The wind flows off the eastern slopes of the Presidential Range like a presence, skimming the pinpoints of the distant spruce forest, relentlessly streaming toward you as it rips the broad blue-black surface of Mooselook and leaves a trail of sudden wakes like a wide prow of an unseen ship that blows past the islands, swirls in the narrow eddies, drawing closer, gathering like a gyre for the assault on the western edge of Height of Land, where it rises like an unseen hand and without notice shakes your body, flowing more through you than around you as it takes the voice from your mouth and draws water to your eyes.
You flinch as you step near the edge of the cliff when the wind grabs your hair from the collar of your sweater that you hugged around your body; you smile and say, It is a beautiful spot.
This is the place I told you about, I say.
It is not the highest spot in the world, not even the most isolated, but it is a spot of permanence. The mountain rises like a knife blade between the two great lakes to be carved and shaped by ice and rain and wind, sharpened, then smoothed, a place both cursed and holy; a place that greets the first rays of morning as they crawl over the eastern ranges, then darkens as the western clouds swallow the sunlight, leaving the lake below like a fearful void.
A place of beginnings and ends.
This is the most important place I know, I say. The world dips away and leaves just the sky, the lake and the wind. It is a place that lightens the soul and brings me closer to those things that are free.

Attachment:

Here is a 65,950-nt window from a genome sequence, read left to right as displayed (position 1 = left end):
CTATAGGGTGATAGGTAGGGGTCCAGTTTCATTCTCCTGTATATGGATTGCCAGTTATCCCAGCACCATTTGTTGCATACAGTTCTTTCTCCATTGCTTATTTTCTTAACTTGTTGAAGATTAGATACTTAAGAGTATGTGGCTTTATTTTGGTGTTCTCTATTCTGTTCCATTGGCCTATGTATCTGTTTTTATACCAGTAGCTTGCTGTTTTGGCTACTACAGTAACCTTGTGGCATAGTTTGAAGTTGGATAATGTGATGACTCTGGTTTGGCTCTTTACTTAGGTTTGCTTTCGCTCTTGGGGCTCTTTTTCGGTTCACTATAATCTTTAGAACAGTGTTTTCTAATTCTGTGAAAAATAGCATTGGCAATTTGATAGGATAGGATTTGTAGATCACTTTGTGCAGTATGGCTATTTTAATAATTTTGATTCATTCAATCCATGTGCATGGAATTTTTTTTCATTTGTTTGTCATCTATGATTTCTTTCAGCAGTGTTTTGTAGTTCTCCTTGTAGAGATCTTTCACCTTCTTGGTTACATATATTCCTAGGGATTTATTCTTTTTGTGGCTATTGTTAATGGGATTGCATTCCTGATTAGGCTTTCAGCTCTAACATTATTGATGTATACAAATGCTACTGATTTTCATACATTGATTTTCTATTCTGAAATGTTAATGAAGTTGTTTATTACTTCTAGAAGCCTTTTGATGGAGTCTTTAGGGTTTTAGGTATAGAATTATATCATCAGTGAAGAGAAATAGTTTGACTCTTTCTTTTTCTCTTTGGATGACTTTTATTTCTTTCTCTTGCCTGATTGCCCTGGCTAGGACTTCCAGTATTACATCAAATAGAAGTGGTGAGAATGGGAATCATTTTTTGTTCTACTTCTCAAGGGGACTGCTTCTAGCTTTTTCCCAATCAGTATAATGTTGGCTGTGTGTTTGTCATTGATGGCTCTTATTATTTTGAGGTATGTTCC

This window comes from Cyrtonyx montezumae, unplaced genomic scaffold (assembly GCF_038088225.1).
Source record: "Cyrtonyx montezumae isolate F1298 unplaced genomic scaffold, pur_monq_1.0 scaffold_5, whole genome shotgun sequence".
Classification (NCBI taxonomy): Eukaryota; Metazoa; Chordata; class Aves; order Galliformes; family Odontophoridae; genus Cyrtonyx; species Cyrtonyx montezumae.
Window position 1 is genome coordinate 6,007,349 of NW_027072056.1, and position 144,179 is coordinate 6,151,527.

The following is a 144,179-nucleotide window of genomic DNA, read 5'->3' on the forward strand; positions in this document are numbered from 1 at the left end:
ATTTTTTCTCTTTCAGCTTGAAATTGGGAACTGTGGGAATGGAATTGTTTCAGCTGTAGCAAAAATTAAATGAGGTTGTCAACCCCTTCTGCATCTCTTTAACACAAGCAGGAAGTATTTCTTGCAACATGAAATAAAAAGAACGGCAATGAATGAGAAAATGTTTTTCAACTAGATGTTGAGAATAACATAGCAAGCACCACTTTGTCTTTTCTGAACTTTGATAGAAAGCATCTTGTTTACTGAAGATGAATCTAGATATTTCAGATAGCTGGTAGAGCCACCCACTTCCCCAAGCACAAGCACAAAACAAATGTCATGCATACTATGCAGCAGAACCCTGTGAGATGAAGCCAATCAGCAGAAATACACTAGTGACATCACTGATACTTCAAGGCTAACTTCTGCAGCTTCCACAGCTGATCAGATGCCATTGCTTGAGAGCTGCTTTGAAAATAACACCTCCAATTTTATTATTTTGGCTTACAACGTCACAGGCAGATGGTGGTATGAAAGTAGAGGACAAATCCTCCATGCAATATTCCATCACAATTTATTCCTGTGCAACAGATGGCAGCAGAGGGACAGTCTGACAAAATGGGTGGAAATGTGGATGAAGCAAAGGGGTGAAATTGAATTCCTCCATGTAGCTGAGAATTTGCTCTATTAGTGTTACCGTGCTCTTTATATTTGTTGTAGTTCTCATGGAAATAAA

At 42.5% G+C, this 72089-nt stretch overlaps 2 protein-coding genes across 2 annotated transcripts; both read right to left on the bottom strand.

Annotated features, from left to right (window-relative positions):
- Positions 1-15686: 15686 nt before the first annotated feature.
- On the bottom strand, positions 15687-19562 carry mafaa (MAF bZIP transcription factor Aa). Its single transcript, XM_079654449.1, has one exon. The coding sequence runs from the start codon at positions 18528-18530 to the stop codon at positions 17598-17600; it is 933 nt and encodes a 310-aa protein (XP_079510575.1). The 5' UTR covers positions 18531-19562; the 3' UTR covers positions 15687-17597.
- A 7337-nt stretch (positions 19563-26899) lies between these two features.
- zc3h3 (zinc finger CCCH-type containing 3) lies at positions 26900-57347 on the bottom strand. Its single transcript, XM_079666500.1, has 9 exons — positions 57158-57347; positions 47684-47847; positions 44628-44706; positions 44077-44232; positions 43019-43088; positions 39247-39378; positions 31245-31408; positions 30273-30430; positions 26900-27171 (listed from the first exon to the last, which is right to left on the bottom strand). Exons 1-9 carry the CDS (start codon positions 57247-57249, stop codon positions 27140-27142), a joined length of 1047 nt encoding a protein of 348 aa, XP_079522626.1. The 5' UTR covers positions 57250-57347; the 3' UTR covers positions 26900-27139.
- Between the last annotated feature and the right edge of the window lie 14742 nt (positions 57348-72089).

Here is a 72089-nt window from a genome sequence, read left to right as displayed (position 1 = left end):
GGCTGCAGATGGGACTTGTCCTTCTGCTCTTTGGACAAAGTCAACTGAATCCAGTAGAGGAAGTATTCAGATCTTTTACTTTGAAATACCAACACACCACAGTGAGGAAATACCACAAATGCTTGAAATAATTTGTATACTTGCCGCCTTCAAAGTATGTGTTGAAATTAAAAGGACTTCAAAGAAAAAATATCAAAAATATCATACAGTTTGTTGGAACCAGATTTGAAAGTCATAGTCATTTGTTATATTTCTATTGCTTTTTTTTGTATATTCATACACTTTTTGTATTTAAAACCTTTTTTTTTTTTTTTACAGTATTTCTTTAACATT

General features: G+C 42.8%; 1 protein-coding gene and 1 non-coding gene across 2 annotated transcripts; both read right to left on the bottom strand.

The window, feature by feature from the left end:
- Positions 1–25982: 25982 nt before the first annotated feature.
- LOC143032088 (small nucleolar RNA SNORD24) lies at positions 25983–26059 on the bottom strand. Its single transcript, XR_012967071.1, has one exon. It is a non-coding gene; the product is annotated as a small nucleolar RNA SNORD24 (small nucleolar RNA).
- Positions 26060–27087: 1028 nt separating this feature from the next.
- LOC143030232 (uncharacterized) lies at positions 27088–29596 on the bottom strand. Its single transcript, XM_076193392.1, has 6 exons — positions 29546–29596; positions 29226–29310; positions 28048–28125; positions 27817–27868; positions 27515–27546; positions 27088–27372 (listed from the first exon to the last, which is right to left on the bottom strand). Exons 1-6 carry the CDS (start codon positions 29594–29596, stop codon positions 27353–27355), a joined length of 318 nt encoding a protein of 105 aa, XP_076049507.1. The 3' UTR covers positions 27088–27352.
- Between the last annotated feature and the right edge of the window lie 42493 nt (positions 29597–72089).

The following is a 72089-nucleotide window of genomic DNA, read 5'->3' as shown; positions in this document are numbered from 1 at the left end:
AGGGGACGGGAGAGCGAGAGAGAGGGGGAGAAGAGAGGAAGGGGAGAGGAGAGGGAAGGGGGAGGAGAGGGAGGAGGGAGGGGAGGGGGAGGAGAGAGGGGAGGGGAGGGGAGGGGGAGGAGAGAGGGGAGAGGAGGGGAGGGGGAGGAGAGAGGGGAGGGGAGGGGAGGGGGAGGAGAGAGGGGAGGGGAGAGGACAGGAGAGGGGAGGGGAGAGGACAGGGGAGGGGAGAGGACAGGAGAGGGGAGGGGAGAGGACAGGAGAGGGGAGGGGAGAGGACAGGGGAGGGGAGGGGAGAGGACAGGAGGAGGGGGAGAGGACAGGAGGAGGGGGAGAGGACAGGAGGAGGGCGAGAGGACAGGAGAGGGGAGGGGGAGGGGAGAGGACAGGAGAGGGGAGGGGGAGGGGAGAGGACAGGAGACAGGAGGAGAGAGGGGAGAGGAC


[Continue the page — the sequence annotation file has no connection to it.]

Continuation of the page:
Your hair is lighter than blonde in the sharp sunlight. I use both hands to gather it as it blows wildly. I fashion a soft braid and tuck it back inside your sweater and you lean your head back against my shoulder.
We stand silently in the wind together.
I have been here before alone.
The wind crashed from a mad, dark sky, shaking the world below. When it climbed the hillside and rushed at me, I flinched as it grabbed the treetops and flung them side to side just before it stabbed through me like fear, leaving me shaken and afraid.
I thought that was how Benedict Arnold must have felt when after his army had dragged themselves wet and starving up the western slopes, thinking the crest might mean freedom from the swamps and the hope of favorable travel only to stare into miles of dense, dark forests, swampy landscapes to feel at that moment the pain of glory.
It is easy to see just darkness here; easy to see darkness when alone.
You turn and fold yourself into an embrace and I feel the pressure of your arms around me. You tip your head back and I gaze into those soft eyes I have seen from across a crowded room filled with light, yet even when bright with feeling, seem worried or sad as the indecision lingered.
Thank you, you said, for bringing me here. Now I understand. This is the place that explains your soul to me, both its solitude and freedom.
You smiled and reached your face up to kiss me.
Your lips were warm in the cold wind, soft. Your moist tongue probed, drawing me in. For all the world around us there was just that touch, that exchange.
In that moment you took me, drew me from those silent places to the joyous noise of your life, from all that I had run from, to all that you have offered.
In that moment.
From me to you.
From all the places we had been, from all the lives we had encountered, the joys and sadness delivered, the emptiness and fullness exchanged.
In that moment.